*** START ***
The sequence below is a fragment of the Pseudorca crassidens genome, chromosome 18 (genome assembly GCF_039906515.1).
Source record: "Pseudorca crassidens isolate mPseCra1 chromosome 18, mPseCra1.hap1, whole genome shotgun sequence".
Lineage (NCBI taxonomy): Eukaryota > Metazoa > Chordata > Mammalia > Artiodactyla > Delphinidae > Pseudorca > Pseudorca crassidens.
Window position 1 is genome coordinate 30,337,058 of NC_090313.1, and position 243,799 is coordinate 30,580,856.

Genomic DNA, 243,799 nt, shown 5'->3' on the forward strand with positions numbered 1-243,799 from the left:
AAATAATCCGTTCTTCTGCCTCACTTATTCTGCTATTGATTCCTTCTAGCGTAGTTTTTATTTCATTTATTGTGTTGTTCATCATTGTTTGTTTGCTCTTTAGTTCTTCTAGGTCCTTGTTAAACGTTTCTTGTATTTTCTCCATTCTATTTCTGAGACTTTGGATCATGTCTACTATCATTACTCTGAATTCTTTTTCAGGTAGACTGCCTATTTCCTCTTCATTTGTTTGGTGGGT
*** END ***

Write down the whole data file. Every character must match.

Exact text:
The sequence below is a fragment of the Pseudorca crassidens genome, chromosome 18 (genome assembly GCF_039906515.1).
Source record: "Pseudorca crassidens isolate mPseCra1 chromosome 18, mPseCra1.hap1, whole genome shotgun sequence".
Lineage (NCBI taxonomy): Eukaryota > Metazoa > Chordata > Mammalia > Artiodactyla > Delphinidae > Pseudorca > Pseudorca crassidens.
Window position 1 is genome coordinate 30,337,058 of NC_090313.1, and position 243,799 is coordinate 30,580,856.

Genomic DNA, 243,799 nt, shown 5'->3' on the forward strand with positions numbered 1-243,799 from the left:
AAATAATCCGTTCTTCTGCCTCACTTATTCTGCTATTGATTCCTTCTAGCGTAGTTTTTATTTCATTTATTGTGTTGTTCATCATTGTTTGTTTGCTCTTTAGTTCTTCTAGGTCCTTGTTAAACGTTTCTTGTATTTTCTCCATTCTATTTCTGAGACTTTGGATCATGTCTACTATCATTACTCTGAATTCTTTTTCAGGTAGACTGCCTATTTCCTCTTCATTTGTTTGGTGGGT